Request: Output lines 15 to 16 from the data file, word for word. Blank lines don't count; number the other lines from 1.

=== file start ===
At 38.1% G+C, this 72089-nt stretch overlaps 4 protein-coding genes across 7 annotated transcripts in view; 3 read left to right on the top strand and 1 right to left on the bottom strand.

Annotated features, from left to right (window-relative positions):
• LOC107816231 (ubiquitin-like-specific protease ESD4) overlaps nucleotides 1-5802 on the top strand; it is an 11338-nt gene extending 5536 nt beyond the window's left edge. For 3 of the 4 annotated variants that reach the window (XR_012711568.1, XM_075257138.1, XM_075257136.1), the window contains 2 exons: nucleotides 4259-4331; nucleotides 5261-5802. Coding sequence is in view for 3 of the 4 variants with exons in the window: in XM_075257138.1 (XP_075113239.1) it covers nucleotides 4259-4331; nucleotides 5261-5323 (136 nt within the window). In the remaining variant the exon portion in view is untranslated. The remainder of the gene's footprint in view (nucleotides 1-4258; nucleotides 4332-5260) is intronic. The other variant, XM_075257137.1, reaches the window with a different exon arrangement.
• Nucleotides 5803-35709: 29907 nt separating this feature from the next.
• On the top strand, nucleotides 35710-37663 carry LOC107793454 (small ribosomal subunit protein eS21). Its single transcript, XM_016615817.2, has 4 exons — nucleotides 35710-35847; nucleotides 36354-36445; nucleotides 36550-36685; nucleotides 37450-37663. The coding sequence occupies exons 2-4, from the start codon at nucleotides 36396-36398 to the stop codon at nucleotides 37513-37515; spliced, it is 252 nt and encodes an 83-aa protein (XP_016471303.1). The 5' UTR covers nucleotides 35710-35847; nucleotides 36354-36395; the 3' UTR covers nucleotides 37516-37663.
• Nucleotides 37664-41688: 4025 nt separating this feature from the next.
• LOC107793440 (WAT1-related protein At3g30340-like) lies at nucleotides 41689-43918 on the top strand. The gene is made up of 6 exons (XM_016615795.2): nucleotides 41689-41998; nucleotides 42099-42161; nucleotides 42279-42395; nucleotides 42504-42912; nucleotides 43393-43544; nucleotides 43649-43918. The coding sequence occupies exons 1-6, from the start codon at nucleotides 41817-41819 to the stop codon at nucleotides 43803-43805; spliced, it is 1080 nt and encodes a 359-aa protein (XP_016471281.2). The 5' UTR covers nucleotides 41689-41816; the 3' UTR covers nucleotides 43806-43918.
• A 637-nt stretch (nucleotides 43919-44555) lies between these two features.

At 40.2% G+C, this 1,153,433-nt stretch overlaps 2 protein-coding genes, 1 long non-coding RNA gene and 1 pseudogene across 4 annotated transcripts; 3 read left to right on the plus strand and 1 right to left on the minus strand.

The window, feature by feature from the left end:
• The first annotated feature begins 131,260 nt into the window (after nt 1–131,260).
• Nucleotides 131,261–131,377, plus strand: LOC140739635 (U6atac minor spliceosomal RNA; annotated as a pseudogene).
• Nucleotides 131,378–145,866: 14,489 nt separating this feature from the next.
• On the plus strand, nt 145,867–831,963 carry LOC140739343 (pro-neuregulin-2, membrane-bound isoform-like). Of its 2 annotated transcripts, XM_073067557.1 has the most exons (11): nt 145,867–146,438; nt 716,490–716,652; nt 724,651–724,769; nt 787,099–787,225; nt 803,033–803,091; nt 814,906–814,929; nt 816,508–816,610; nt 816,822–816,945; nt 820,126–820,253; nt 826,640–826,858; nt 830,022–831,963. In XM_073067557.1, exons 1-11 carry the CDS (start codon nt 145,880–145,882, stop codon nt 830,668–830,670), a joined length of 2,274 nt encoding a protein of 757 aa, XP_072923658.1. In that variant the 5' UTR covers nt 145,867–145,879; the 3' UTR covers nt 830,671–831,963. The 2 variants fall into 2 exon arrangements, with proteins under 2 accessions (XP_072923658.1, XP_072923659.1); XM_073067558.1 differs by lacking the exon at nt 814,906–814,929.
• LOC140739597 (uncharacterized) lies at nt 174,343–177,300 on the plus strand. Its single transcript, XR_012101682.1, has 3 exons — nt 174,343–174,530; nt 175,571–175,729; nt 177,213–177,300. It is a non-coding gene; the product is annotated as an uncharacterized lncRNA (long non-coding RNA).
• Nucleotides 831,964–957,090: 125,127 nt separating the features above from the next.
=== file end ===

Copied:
• LOC140739597 (uncharacterized) lies at nt 174,343–177,300 on the plus strand. Its single transcript, XR_012101682.1, has 3 exons — nt 174,343–174,530; nt 175,571–175,729; nt 177,213–177,300. It is a non-coding gene; the product is annotated as an uncharacterized lncRNA (long non-coding RNA).
• Nucleotides 831,964–957,090: 125,127 nt separating the features above from the next.